The Fringes of SFU

The Vancouver Fringe Festival is an annual event featuring over 700 performances, 80 shows, and 89 artists taking to stages in the Granville Island and downtown areas. Everything from poetry to improv and musicals to crime thrillers will be featured across the stages of Fringe. Below are the eight shows this year that feature either an SFU alumni or current student in some manner of performance or leadership role.

No Tweed Too Tight

Returning to Fringe this year, No Tweed Too Tight is enthusiastically described as offensive and “more belligerent than an orangutan at a monkey shaving contest,” according to press releases. This show takes place in 1976, following an inebriated insurance investigator on his wild and inappropriate adventures. Though not a show for those with a weak stomach or sensitive ears, the show sounds like it aims to make you laugh, as well as cringe.


Slumming is an original play featuring two local actors, that, according to director Barbara Ellison, shows “two worlds collide as a mysterious shopping cart lady and a street sex worker fight over a piece of urban wasteland.” Beneath the dark humour of this piece lie important current and universal issues, such as the disappearance of Native women, and the resilience of people facing abject poverty, such as in the setting of this piece — the downtown Vancouver East Side.

El Centro

This play merges the stories of two men, and the country of Guatemala, on Fringe stages this year. The show blends aspects of a psychological thriller with tense drama, appealing to fans of darker crime based tv shows and movies.


The winner of the 2013 Governor General Literary Award for Drama, Greenland takes place on the only wooden steam tugboat left in North America. It is a humourous yet heartbreaking journey into death and isolation that occurs on an old boat.


An unscripted show, STUFFED, features a diverse 20-person ensemble. This show will be especially unique due to the variations in each performance. “It will, quite literally, be a different show every night,” said writers/directors Susanna Uchatius and Adam Grant Warren. Through the use of stuff found, donated, or thrown away, the performers examine the things, and the ideas, they have discarded throughout their lives.  “STUFFED is [. . .] about a handful of things that matter, in the middle of a heap of junk that doesn’t,” said Warren.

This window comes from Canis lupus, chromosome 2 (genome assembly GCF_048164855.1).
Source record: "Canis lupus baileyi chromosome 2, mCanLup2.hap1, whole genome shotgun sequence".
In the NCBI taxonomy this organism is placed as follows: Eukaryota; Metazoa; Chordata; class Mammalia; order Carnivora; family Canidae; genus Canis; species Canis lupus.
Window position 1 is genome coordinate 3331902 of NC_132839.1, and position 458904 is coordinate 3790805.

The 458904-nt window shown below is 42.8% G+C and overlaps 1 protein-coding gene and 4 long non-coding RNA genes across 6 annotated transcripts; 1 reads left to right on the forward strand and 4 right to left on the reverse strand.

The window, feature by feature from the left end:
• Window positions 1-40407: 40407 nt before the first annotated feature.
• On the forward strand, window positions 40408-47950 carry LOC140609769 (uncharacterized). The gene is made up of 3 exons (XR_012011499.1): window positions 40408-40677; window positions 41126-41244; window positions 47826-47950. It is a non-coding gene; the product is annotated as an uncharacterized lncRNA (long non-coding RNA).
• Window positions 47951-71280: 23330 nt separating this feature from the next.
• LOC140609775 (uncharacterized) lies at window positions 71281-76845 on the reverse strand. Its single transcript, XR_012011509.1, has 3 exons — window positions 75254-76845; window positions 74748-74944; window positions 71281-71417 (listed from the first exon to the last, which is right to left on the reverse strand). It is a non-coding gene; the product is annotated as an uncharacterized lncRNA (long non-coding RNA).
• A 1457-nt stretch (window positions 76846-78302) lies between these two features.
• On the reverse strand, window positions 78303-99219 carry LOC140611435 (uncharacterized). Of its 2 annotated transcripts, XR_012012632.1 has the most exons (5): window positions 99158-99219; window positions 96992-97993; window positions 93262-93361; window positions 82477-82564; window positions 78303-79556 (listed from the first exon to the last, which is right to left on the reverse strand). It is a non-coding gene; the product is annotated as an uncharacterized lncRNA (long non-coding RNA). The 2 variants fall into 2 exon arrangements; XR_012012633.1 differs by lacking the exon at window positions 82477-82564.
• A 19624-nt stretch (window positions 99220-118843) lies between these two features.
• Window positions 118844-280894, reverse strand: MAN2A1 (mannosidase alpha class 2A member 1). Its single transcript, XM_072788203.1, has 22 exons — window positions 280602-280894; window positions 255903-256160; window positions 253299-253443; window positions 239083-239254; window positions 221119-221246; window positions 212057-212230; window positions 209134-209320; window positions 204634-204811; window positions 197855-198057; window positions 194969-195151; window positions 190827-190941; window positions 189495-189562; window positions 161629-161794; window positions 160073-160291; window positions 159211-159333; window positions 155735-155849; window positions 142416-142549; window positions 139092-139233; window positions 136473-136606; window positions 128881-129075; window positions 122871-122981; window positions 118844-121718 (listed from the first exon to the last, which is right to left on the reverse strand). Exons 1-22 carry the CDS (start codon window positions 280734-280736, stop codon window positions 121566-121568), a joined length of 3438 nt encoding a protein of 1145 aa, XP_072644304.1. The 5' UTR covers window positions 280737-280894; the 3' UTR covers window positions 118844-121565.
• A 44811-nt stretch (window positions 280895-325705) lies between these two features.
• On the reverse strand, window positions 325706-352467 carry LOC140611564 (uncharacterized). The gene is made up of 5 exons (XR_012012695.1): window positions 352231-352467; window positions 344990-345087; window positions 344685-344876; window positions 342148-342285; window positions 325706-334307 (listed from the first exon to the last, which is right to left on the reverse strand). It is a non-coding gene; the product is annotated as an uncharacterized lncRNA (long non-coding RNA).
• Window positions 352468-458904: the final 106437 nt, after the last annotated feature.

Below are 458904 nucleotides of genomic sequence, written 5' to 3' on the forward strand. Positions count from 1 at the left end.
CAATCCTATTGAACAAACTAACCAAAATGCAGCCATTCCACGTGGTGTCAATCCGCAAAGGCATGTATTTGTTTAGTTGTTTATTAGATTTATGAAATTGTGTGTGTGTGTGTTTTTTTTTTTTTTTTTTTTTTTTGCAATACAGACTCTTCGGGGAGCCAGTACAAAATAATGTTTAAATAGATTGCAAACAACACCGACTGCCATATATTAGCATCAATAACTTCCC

Cannibal: The Musical

A “a singin’, dancin’, flesh eatin’ toe tapper” according to its press release, Cannibal: The Musical follows Alferd Packer as he leads a team in search of gold through the Colorado Rockies, and emerges as the only survivor. The show follows his journey through the court system, on trial for the cannibalistic acts that took place on his journey, flashbacks of the journey, and what really happened to his fellow travelers.


Shakespeare’s classic play, Macbeth, receives a startling revision this year at Fringe. The story takes place at the Dunsinane Institute for the Criminally Insane, though according to the director, “the whole play takes place in Macbeth’s mind.” Rather than a historical piece, it is set in a dystopian future, illustrating the struggle that prevails in all societies between ambition, guilt, and madness. The original language of Shakespeare’s time is one of few things still intact, making for a creative and unique perspective on a classic play.

The Shakuhachi Quest

Inspired by real events, The Shakuhachi Quest is a play alongside live musical accompaniment, performed as a one-man show by Jim Sands. The show follows the story of music fans, and their search for the legendary Shakuhachi flute. As Jim said, “If you love music you’ll love the show. If you don’t love music, you will by the end of the show.”

Definition of Time

Definition of Time presents an exploration of time through dance and theatre.

According to the press release, time is defined as “the container full of memories, fragrance, voice, thought and emotion.” The release continues, “When we’re going to define time, time will deviate from its definition.” The dance performed by SFU alumna Iris Lau will present time as fragmented, yet narrative.

The Vancouver Fringe Festival runs September 4 to 14 in and around Granville Island. For Information, visit